As I have written before, there is a veritable cottage industry of papers identifying bacterial contamination of nearly every inanimate object you can think of.
One of the latest involves contamination of the surfaces of electronic devices and in particular, iPads.
Without giving references, a New York Times article entitled “Cleaning the mobile germ warehouse” says, “Repeated studies show what accumulates [on device surfaces] is germy nastiness worse than what is on the bottom of your shoe.” A least it’s not a toilet seat comparison.
The Times cites a recent letter to the editor of the American Journal of Infection Control, which states that the screens of 20 hospital-provided iPads were cultured looking for Staph aureus, Clostridium difficile, and gram-negative organisms. Three grew Staph, but neither of the other organisms was found.
They then inoculated screens with MRSA and C. diff. to test various disinfection techniques. The use of wipes containing bleach effectively decontaminated all the screens. [I wonder if Apple approves of using bleach on iPad screens.]
The Times piece launched into a long discussion of how screens should be cleaned without any mention of the problem of extrapolating what can be found on a hospital’s iPad screens to what might be found on your iPad screen or whether inoculating screens with bacteria is comparable to what might be found with normal home or non-medical office use.
The senior author of the iPad screen study is quoted as saying, “That devices can be a source of disease transmission is not a subject of debate anymore.” His study mentions no references to disease transmission by iPads or smart phones.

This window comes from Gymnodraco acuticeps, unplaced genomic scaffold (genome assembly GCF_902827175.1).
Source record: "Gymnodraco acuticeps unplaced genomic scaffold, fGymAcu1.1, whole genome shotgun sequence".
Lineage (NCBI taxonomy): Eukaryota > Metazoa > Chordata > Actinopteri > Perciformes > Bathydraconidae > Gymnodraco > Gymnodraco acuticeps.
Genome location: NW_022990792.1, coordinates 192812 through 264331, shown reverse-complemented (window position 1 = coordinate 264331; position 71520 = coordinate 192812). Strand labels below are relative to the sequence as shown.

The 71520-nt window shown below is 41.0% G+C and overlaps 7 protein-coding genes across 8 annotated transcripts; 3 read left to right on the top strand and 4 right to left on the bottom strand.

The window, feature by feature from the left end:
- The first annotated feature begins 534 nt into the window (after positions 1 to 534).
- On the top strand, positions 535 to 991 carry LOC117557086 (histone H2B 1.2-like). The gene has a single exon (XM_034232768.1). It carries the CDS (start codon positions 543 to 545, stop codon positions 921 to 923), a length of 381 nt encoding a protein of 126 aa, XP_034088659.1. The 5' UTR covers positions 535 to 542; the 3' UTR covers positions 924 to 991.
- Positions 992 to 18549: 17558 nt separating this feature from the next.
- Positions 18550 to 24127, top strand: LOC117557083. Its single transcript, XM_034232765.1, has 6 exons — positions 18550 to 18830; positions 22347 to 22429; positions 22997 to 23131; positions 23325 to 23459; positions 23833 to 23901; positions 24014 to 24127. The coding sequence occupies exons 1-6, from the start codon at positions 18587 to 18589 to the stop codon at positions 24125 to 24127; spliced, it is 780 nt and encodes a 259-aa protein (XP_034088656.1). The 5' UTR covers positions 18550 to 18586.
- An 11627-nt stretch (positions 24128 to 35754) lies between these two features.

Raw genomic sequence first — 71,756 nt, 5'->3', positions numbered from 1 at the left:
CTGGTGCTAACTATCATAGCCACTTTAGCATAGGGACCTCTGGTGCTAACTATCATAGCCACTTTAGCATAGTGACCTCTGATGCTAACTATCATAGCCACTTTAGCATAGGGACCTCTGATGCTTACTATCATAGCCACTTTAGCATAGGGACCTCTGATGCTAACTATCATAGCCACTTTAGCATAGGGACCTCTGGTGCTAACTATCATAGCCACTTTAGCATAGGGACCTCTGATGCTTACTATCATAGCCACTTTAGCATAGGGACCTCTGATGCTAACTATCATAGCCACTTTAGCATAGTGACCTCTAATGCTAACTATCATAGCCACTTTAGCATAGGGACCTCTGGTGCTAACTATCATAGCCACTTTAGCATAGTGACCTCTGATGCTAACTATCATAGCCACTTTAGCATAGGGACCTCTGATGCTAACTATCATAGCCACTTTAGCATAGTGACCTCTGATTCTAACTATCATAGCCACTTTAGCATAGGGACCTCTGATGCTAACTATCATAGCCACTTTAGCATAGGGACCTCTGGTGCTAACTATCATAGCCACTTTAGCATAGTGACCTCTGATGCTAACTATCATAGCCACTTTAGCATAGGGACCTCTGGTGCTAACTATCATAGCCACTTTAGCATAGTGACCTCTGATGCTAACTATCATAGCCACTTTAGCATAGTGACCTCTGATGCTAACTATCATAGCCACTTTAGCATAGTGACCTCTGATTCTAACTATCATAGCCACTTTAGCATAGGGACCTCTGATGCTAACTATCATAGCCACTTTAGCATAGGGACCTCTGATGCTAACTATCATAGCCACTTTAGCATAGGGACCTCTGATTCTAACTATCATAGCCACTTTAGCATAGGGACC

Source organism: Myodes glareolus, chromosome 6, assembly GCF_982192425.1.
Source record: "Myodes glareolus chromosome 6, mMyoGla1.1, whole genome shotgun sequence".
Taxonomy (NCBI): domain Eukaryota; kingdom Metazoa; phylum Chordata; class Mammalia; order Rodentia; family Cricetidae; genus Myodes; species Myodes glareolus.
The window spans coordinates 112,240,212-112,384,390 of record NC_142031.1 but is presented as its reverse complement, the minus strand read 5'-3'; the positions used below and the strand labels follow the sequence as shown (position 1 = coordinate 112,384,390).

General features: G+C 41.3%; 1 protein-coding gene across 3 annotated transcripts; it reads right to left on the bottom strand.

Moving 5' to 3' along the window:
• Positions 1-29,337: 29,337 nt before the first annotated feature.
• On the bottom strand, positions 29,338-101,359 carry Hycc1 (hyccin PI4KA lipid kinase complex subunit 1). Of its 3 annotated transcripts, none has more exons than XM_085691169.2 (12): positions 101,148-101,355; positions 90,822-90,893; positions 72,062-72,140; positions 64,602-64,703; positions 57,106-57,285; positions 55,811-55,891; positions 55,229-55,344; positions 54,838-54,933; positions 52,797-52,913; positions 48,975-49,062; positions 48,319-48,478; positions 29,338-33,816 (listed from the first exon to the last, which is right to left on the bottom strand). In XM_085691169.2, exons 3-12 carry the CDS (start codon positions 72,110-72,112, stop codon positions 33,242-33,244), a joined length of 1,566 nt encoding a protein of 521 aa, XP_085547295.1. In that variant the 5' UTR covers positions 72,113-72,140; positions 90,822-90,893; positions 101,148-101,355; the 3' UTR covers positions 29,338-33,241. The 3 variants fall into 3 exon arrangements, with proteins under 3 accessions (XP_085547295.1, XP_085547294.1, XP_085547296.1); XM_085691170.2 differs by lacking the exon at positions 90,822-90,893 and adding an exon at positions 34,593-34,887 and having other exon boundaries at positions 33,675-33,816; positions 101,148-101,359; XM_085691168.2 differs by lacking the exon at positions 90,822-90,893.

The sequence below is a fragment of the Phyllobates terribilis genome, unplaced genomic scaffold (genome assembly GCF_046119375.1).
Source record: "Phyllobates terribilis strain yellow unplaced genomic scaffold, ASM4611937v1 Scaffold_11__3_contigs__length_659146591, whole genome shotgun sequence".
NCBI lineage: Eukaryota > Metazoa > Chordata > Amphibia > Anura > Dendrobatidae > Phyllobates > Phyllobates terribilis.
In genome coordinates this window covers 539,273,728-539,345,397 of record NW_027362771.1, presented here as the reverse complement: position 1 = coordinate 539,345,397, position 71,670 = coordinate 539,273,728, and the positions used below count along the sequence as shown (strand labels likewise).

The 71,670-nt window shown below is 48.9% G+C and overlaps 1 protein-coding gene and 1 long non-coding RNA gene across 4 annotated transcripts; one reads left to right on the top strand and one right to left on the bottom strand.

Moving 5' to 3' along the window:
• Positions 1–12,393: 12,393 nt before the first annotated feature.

Excuse me, but I don’t see what this research has to do with transmission of disease. The study did not look at disease transmission but merely colonization of surfaces. It showed that hospital-acquired organisms can occasionally be found on a small number of iPad screens in one North Dakota hospital.
I would say the topic is still quite debatable.
iPads used in hospitals should be cleaned regularly. I have nothing against cleaning the screen of your iPad or any other device you own. If nothing else, cleaning makes it easier to see, and the device looks nicer.
What I have a problem with is the unquestioning endorsement of research like this by the media.
But after all, headlines like “mobile germ warehouse” get clicks, and that’s what it’s all about.
Skeptical Scalpel is a retired surgeon and was a surgical department chairman and residency program director for many years. He is board-certified in general surgery and critical care and has re-certified in both several times. He blogs at SkepticalScalpel.blogspot.com and tweets as @SkepticScalpel. His blog averages over 1400 page views per day, and he has over 9600 followers on Twitter.